Base scenario, let's say everyone's asleep and no cabs are moving. Every terminus has two cabs: one ready and one standby. The overflow position is empty.
Use Case 1: Departing occupants.
Ready cab leaves with occupants; Standby cab immediately moves to Ready position (this answers the redshirt/Lazarus question)
. An empty replacement cab is dispatched (from "somewhere") to restore this terminus to its two-cab state, automatically queueing up a pending Use Case 1a.
Use Case 1a: Empty replacement cab arrives.
Ready cab moves back to Standby; replacement cab becomes new Ready cab. Default terminus state (two cabs) now restored.
Use Case 2: Arriving occupants.
Ready and Standby cabs simultaneously shift to Standby and Overflow positions, respectively. New cab arrives and occupants disembark. Doors close and new cab, whether occupied or not, is immediately sent away (to "somewhere"); Standby and Overflow cabs simultaneously shift back to Ready and Standby positions, restoring terminus to its default two-cab state.
Use Case 3: Extra cab to/from "somewhere."
Presumably there is still a depot or spur or twin-track area where extra cabs can be sent to and retrieved from; although in this scenario it's okay for such areas to be both few and distant (since each terminus has its own mini-depot, it can usually afford to wait a bit for a replacement). Or, perhaps there is not depot at all, and each terminus with a cab deficit simply waits for the nearest surplus to occur. (With twice the number of cabs on board as termini, this might work out fine under most circumstances.)
Use Case 4: Routing efficiencies.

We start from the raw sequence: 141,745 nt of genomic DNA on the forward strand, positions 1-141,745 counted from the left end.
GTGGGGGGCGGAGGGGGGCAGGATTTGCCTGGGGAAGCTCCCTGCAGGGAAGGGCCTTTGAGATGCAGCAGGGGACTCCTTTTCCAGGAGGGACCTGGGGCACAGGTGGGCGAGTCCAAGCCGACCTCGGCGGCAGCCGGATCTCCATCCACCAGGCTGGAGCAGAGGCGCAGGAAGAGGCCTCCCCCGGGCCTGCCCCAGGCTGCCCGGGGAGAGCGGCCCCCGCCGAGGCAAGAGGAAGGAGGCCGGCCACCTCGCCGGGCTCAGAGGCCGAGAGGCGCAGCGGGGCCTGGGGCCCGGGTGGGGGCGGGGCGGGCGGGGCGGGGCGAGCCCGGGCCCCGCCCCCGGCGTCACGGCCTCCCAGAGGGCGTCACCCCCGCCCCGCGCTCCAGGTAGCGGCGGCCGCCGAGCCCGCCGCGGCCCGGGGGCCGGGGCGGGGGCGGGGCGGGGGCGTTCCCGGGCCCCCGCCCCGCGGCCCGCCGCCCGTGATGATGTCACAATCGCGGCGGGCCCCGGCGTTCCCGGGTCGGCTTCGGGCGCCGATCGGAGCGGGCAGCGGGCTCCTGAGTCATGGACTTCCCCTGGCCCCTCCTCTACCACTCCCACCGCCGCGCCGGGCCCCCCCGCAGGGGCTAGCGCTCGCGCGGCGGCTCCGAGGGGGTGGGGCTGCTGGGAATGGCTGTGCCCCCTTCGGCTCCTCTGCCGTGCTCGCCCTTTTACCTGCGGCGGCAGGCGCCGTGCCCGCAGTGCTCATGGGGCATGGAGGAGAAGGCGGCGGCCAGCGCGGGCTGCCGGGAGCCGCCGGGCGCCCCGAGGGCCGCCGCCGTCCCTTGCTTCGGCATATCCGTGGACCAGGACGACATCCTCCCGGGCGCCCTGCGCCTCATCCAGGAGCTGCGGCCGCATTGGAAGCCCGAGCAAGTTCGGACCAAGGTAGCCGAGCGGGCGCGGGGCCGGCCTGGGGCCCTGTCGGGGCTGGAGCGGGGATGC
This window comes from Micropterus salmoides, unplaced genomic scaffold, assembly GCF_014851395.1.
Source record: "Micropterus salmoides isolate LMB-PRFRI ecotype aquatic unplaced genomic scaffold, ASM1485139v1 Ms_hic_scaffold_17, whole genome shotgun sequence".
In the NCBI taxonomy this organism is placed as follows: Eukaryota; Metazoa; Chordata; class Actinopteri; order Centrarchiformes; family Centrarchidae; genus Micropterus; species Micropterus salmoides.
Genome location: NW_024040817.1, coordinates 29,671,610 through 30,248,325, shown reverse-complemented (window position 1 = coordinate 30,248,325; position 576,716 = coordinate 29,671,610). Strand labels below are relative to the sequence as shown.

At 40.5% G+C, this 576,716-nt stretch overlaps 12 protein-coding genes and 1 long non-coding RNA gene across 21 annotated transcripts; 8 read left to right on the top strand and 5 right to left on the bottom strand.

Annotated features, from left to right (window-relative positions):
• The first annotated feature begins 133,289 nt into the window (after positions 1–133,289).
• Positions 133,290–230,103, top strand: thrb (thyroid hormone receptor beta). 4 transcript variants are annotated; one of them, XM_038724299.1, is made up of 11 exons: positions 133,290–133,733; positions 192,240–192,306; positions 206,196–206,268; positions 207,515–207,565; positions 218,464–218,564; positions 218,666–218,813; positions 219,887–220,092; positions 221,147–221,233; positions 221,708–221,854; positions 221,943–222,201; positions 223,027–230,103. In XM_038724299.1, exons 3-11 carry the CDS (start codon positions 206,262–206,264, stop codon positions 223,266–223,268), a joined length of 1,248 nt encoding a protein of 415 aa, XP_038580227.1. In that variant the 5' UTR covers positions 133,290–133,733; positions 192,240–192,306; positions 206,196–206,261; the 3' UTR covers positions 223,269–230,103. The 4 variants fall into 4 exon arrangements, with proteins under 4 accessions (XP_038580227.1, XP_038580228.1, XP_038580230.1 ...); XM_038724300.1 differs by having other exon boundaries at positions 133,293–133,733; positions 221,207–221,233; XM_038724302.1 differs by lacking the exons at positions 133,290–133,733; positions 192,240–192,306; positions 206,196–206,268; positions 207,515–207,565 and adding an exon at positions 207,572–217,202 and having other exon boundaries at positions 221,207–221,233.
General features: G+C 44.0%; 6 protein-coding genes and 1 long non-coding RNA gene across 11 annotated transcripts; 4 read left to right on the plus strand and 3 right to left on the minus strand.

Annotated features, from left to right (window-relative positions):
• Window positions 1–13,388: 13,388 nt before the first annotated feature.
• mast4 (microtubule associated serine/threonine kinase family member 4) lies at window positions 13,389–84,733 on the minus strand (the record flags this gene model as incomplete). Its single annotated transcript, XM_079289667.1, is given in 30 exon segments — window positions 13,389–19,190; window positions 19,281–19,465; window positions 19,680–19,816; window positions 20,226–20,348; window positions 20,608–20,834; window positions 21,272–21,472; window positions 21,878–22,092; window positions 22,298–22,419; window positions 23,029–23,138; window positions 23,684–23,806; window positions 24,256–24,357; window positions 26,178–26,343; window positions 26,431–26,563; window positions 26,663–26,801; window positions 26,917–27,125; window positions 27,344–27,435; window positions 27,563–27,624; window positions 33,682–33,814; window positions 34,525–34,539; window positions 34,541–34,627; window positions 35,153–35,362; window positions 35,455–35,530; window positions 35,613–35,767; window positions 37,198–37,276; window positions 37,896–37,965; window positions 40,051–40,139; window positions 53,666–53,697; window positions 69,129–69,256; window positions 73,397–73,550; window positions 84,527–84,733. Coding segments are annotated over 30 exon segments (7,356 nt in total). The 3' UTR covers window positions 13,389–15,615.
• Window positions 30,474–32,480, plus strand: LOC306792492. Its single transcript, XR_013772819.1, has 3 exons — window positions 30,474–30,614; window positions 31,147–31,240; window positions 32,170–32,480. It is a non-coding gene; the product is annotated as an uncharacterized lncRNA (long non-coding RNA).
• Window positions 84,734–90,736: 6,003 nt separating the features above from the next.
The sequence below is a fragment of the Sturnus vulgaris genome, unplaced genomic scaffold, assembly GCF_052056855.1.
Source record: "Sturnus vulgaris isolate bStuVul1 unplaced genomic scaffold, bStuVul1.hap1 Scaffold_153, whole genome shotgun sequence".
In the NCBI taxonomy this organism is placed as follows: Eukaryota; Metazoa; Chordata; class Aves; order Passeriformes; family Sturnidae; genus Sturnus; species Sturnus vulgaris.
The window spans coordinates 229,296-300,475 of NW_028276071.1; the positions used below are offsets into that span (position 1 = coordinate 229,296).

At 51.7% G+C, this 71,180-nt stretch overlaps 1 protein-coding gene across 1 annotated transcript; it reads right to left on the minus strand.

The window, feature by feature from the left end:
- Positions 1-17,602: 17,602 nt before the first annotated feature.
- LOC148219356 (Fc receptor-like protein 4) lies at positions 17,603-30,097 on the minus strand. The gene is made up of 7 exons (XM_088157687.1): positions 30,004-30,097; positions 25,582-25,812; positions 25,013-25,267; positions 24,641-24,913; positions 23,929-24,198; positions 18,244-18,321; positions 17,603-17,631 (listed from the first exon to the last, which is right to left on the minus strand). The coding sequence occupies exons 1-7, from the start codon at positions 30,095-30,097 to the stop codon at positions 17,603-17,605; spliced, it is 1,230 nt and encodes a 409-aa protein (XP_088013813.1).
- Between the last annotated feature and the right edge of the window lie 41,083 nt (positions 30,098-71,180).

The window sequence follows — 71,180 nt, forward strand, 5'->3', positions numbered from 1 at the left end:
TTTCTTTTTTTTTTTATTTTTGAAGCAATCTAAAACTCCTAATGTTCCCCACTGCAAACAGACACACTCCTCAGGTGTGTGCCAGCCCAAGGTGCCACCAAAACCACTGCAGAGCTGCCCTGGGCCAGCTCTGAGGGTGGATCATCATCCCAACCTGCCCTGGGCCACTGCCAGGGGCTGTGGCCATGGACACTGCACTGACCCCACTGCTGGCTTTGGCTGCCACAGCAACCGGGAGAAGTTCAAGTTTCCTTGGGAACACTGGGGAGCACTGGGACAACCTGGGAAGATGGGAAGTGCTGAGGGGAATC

In some cases, some occupants will leave a terminus while other occupants are en route to that same terminus; in this case, no surplus or deficit need be corrected as the arriving cab will restore the terminus to its two-cab state. The routing algorithm of course gives high priority to these situations. In many other cases, when a replacement cab is needed or an extra empty one must be sent away, there will be another terminus not too far away that is in the opposite state. The routing algorithm will optimize these to pair one terminus' surplus with another's deficit as efficiently as possible. There is usually plenty of time for these adjustments to take the "slow route" (letting occupied cabs have right-of-way priority in the network) since, again, each terminus has its own mini-depot that allows two successive departures or two successive arrivals before a delay will occur.
Use Case 5: High- and low-priority termini.
A high-priority terminus such as on the bridge may have more than one Overflow position. (Perhaps they are wrapped around the bridge in the dashed-line space surrounding the studio set, or stacked below the bridge.) A low-priority terminus such as near a seldom-use storage area may omit the Standby and/or Overflow positions (and in fact may not even maintain a Ready cab if the anticipated use is infrequent enough: having to wait 30 seconds for a cab once every month or two is certainly no hardship).
Greater routing efficiency could be achieved by hooking up more shafts to the "overflow" pipes so that extra cabs can be added/deleted without getting in the way of arrivals and departures (a service entrance, so to speak), and there's also the idea of "continuous loop" routing a la
blood circulation, but both of those require a lot more shafts and may make it impossible to produce a believable blueprint.
Anyway, if space-efficiency is the highest goal, then this scheme may or may not be optimal; but if minimizing arrival/departure delays is the goal, then I think this design has a good chance to win the contract.
My apologies if this has already been discussed to death before I came along.